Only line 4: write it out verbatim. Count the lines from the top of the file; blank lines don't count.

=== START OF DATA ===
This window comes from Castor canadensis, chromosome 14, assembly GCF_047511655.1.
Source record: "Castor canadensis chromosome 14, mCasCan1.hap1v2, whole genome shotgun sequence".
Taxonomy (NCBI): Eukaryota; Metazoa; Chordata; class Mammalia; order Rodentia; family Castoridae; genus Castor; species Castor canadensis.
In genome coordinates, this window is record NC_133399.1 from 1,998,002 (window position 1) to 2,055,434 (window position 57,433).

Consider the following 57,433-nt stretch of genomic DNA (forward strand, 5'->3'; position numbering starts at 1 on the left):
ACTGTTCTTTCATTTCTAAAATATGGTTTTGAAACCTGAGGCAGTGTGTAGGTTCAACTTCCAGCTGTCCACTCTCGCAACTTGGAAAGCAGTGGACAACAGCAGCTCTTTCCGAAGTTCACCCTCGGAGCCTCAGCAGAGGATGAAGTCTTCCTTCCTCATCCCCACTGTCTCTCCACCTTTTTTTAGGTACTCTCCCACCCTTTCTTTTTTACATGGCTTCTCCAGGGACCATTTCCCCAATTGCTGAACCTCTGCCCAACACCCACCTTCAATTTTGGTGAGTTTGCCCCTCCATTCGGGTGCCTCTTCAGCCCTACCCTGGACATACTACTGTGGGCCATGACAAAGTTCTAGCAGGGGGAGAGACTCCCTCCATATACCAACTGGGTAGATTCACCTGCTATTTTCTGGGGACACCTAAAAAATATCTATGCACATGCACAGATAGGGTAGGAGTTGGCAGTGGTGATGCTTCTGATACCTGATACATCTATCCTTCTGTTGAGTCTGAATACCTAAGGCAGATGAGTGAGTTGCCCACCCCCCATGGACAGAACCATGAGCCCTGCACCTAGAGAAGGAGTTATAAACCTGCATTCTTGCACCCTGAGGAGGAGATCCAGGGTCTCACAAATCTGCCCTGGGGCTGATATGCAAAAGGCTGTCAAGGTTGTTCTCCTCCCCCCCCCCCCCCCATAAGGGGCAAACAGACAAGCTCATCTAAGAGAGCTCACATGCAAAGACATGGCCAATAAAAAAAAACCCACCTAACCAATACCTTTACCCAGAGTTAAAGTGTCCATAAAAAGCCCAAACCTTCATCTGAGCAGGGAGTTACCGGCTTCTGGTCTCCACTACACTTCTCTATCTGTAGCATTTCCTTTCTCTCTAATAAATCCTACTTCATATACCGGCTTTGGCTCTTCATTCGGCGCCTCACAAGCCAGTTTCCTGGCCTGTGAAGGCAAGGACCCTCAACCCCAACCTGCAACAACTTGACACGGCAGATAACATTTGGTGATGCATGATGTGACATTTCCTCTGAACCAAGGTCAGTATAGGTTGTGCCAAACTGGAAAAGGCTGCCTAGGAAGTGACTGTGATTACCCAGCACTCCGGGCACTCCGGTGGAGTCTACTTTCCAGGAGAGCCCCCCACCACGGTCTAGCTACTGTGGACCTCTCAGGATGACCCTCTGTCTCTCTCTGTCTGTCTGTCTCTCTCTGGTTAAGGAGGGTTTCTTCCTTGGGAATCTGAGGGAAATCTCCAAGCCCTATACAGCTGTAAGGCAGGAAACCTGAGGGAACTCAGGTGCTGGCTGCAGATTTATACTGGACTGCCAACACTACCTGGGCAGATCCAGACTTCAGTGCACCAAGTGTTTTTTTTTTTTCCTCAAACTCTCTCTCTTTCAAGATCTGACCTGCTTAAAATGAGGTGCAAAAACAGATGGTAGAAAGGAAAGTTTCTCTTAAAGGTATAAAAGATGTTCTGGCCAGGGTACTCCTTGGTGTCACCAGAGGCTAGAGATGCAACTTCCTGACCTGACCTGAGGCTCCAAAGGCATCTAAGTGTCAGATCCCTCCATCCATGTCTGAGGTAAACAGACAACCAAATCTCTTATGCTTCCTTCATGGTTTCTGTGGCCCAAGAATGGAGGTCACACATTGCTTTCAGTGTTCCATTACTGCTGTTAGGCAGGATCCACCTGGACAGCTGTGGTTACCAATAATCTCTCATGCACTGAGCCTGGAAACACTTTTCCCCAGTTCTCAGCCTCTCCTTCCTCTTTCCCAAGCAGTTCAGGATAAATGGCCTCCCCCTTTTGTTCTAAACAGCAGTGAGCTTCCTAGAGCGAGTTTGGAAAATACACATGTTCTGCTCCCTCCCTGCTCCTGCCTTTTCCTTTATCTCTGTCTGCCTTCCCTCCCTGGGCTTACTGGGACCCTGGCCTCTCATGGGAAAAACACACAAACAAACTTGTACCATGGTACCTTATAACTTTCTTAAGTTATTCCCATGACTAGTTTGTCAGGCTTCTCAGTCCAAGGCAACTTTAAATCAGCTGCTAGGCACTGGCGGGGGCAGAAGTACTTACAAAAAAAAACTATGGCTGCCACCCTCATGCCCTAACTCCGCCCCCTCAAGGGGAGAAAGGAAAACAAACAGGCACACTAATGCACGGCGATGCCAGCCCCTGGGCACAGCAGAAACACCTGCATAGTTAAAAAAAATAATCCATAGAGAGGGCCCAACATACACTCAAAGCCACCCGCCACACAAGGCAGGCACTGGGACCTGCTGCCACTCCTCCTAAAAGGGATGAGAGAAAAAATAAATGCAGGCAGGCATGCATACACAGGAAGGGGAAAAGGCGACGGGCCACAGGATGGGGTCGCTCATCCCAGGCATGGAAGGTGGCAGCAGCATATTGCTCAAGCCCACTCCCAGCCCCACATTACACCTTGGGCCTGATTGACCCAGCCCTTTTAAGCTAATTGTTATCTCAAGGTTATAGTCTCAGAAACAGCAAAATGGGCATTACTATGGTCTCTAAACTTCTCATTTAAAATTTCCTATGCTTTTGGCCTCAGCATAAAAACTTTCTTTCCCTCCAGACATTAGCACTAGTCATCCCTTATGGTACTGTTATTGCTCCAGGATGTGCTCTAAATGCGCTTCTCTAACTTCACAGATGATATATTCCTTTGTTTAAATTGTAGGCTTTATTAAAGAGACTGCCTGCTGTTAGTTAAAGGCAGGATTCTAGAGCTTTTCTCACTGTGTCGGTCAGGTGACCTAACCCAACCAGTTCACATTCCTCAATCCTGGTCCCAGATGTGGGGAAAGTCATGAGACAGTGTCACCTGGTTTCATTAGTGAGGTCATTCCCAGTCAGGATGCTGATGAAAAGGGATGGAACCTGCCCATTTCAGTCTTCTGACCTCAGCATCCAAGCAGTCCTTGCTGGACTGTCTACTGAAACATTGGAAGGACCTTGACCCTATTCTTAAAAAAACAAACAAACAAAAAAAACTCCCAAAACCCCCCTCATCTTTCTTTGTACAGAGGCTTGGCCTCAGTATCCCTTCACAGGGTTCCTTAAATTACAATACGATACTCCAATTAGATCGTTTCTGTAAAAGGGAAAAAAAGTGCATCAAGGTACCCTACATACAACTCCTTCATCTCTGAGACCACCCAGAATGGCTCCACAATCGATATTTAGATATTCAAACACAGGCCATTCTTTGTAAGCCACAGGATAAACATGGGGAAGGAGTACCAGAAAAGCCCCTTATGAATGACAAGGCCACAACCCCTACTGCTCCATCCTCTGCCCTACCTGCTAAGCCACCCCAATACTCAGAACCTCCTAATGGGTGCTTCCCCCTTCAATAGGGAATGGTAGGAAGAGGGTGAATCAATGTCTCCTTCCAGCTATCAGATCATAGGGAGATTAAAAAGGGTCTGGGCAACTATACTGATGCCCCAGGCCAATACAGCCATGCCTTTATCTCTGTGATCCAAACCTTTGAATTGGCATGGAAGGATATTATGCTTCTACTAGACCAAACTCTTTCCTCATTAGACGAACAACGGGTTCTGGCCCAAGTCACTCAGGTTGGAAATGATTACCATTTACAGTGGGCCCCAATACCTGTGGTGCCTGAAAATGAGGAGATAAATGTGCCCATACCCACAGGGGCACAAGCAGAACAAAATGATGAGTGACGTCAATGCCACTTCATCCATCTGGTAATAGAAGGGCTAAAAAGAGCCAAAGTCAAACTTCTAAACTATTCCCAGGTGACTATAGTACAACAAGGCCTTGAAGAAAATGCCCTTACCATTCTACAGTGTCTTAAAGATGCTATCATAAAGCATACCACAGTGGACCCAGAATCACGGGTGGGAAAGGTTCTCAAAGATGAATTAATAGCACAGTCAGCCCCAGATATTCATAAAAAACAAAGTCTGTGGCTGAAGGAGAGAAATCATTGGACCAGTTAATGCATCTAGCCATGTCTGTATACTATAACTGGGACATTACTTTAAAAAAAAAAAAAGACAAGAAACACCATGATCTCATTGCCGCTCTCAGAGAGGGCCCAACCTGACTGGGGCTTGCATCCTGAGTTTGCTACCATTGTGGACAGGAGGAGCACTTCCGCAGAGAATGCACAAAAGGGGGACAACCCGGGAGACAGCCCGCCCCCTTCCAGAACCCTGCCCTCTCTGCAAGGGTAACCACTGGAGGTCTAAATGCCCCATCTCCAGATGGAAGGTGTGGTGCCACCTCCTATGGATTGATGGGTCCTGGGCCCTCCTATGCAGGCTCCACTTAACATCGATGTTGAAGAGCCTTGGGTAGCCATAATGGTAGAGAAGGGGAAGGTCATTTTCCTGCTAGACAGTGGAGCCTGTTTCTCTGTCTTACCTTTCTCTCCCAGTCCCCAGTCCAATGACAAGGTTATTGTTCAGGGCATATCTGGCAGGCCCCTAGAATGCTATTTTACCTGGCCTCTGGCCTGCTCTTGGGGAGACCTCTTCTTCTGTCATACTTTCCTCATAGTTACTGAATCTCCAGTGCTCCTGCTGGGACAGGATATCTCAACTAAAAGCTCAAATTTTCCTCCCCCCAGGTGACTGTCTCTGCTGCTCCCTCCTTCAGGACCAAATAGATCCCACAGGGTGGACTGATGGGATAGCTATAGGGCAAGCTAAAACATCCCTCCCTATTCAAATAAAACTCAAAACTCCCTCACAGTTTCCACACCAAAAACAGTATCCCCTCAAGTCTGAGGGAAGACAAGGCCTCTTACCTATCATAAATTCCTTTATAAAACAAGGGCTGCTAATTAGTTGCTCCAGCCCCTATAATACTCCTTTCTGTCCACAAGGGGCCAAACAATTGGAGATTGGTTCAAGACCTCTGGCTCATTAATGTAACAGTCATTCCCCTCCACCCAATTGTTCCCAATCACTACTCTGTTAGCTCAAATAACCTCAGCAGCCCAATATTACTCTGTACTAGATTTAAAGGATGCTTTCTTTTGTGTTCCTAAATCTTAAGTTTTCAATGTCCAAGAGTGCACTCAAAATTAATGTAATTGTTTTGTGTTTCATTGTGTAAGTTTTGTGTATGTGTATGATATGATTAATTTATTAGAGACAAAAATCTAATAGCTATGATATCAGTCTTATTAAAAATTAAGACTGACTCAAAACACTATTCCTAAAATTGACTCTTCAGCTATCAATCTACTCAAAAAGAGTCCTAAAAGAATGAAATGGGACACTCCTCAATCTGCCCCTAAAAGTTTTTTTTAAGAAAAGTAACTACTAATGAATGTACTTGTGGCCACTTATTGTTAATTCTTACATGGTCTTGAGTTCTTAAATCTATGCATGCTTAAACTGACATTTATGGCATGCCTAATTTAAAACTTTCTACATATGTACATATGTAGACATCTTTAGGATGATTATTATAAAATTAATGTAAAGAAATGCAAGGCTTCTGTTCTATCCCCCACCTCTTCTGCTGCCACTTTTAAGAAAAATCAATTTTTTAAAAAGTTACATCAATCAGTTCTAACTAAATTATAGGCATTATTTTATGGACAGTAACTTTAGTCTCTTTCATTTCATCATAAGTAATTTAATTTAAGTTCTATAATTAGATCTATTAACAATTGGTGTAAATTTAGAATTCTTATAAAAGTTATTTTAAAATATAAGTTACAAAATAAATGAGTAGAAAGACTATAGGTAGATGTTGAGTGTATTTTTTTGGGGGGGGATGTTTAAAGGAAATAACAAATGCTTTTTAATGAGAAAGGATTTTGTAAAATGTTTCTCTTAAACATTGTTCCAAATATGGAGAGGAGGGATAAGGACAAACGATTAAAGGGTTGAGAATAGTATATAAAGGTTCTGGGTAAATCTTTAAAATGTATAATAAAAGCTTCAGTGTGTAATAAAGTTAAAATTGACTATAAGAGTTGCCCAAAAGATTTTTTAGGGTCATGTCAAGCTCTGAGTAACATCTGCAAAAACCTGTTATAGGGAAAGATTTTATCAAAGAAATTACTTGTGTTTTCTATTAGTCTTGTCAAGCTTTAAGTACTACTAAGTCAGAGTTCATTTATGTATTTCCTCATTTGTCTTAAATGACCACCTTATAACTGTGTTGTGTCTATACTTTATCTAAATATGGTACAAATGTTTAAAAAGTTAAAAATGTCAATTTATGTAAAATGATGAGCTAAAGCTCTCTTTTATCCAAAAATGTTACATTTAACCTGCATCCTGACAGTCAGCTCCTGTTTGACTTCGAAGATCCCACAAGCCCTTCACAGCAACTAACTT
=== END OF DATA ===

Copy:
In genome coordinates, this window is record NC_133399.1 from 1,998,002 (window position 1) to 2,055,434 (window position 57,433).